When’s the last time you took a sick day? Whether virus, cold, or hangover, it’s no secret that employers and employees can have differing opinions about taking time off for illness – from feeling reluctant to fall behind, to being suspicious about symptoms.
These days, our health and wellbeing is top of mind – and with employees working from home, it’s important to make expectations clear when it comes to sick days.
We’ve had a complicated relationship with sick leave for a while – one survey found 60% had gone to work while ill, with workers reluctant to take time off even when suffering from severe symptoms. Why? Some blame it on a reluctance to fall behind with their work, with others fearing sick days reflect badly on their loyalty.
This is a problem when it involves coming into the office – spreading sickness to colleagues, or fellow commuters – but what does it mean for remote workers?
On one level, this seems like another positive to add to the long list about remote working – from the financial benefits for employers, who lose £29 billion a year thanks to sick leave, and the freedom for employees to stay on top of their tasks, even if it’s from their bed. But what are the drawbacks of working during sick leave?
It’s hard for managers to know how their employees really are, when all their interactions are through a pixelated video call. What managers can do is lead by example, by taking time off when they need it, and communicate that it’s ok to take time off.
21% of employees have admitted calling in sick when they felt stressed – but what that really shows is that many don’t consider feeling mentally unwell to be a good enough reason. Studies support that, with 61% likely to lie if their reason for calling in was mental health-related and 30% saying they couldn’t talk to their manager about stress. But ‘depression sick leave’ is the same as any other sick leave. Change the conversation, and make it clear that mental illness counts too.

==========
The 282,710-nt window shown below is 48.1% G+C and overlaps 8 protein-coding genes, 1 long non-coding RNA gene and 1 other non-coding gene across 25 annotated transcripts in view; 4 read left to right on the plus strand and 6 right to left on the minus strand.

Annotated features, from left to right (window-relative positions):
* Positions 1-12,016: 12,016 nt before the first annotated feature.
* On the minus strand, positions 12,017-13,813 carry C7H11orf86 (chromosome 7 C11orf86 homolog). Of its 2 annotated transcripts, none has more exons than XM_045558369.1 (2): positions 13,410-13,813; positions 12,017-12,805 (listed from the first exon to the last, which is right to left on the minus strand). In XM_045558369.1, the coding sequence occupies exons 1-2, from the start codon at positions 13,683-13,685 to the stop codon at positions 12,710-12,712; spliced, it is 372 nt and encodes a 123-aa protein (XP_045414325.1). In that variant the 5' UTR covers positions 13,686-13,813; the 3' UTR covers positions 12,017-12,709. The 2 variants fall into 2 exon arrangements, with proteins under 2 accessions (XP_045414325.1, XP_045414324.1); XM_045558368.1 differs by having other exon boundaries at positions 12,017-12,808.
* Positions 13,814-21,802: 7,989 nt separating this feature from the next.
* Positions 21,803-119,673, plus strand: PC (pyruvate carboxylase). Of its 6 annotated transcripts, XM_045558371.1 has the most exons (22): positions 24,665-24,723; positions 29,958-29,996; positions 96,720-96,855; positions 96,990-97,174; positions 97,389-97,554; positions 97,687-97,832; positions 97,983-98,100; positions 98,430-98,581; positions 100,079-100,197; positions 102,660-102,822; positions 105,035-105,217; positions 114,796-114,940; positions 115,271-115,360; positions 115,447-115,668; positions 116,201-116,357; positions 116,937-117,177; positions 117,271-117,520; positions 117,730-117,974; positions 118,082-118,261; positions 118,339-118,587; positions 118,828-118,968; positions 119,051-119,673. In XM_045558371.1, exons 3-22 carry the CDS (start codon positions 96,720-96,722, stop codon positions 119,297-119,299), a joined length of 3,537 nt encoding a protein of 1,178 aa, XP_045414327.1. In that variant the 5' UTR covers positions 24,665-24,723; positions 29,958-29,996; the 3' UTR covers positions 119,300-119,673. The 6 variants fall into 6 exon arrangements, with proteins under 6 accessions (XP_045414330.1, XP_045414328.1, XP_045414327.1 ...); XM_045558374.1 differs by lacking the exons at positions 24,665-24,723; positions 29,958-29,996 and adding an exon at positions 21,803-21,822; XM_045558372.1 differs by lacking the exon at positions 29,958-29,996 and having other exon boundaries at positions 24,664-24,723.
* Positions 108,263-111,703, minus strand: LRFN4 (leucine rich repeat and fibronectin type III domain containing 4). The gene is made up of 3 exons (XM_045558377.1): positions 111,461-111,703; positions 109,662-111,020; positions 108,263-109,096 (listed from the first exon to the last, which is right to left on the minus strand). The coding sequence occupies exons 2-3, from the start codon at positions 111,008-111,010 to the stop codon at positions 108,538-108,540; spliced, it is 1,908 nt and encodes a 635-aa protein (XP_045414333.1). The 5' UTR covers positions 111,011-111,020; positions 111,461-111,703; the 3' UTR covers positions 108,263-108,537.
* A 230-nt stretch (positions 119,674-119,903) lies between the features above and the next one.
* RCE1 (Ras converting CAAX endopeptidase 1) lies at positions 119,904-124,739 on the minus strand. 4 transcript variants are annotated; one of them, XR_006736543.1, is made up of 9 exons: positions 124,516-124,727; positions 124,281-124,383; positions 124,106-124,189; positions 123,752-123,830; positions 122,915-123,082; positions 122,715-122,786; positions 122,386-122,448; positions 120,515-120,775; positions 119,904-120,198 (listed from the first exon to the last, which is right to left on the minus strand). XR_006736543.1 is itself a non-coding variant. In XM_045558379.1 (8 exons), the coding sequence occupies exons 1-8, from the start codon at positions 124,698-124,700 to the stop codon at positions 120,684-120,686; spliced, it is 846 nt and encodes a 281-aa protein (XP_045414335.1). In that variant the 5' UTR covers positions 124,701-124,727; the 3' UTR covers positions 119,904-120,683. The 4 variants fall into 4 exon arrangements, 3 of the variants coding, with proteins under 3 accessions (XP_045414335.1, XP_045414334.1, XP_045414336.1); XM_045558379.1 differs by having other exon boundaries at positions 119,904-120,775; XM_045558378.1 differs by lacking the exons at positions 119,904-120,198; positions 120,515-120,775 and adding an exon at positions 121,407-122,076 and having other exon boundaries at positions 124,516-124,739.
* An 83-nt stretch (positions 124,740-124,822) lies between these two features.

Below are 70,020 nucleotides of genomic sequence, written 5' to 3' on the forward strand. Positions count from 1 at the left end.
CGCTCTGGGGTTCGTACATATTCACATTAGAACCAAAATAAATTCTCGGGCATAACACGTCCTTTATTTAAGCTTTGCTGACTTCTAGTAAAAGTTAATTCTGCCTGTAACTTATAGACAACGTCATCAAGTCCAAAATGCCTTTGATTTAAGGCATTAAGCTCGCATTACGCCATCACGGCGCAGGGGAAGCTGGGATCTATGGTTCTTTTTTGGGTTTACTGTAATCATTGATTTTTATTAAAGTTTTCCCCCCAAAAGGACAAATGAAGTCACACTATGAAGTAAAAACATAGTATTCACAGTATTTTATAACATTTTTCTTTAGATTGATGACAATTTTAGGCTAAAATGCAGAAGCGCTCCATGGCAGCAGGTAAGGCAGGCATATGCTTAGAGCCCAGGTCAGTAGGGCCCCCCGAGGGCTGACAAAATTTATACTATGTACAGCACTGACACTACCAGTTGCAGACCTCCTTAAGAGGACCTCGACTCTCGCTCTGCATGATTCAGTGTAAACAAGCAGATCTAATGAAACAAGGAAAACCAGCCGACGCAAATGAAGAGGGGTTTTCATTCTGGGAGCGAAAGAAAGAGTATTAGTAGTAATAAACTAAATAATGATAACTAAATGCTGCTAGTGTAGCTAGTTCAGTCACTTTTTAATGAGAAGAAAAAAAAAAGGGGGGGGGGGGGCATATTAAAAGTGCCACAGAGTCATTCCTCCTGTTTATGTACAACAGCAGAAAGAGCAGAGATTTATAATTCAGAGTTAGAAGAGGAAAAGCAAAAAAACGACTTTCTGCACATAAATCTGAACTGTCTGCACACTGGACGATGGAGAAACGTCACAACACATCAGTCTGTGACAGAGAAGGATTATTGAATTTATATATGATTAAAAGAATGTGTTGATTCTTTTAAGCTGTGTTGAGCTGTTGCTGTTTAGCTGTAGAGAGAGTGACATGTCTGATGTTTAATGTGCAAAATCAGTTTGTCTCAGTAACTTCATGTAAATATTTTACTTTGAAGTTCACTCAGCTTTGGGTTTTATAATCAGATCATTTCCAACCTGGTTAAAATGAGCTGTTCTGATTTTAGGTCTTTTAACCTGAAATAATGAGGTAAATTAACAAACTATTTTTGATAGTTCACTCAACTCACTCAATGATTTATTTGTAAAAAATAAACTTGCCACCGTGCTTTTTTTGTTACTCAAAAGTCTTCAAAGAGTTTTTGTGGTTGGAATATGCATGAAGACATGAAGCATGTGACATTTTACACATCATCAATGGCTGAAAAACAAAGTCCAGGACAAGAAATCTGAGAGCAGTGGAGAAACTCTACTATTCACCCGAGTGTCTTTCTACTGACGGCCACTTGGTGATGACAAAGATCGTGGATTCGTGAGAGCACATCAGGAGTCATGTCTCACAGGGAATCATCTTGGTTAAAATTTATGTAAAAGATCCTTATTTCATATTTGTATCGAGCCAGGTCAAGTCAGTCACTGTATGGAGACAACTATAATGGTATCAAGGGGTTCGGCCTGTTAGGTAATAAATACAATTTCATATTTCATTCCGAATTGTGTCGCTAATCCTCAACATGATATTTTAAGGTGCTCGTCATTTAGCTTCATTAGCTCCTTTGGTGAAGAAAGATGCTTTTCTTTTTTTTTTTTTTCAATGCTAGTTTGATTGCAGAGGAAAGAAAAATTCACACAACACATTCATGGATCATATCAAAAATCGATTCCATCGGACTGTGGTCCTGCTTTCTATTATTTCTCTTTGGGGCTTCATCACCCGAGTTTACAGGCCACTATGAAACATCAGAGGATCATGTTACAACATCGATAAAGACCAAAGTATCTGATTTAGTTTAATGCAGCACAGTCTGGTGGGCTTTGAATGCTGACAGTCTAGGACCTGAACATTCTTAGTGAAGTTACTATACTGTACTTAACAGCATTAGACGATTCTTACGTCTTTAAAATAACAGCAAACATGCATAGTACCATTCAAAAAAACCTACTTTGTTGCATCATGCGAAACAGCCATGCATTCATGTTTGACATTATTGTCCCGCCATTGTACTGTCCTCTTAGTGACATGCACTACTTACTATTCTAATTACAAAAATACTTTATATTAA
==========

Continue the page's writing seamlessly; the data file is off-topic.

It’s clear that the ‘mental health conversation’ isn’t one that employees are always comfortable having. Organisations can side-step it completely, if necessary, by changing what ‘sick leave’ means. Some companies call them “personal emergency days” – applicable to illness, poor mental health, family issues, or anything else that might come up. It means no awkward conversations about bodily functions too, which can only be a good thing.
You’ll never know everything your employees are going through. But with smarter listening – through confidential or anonymous surveys, powered by language analysis tech – you can stay on top of your people’s wellbeing. Wellbeing and employee engagement is closely linked, so it’s a good move for your workforce and your organisation.
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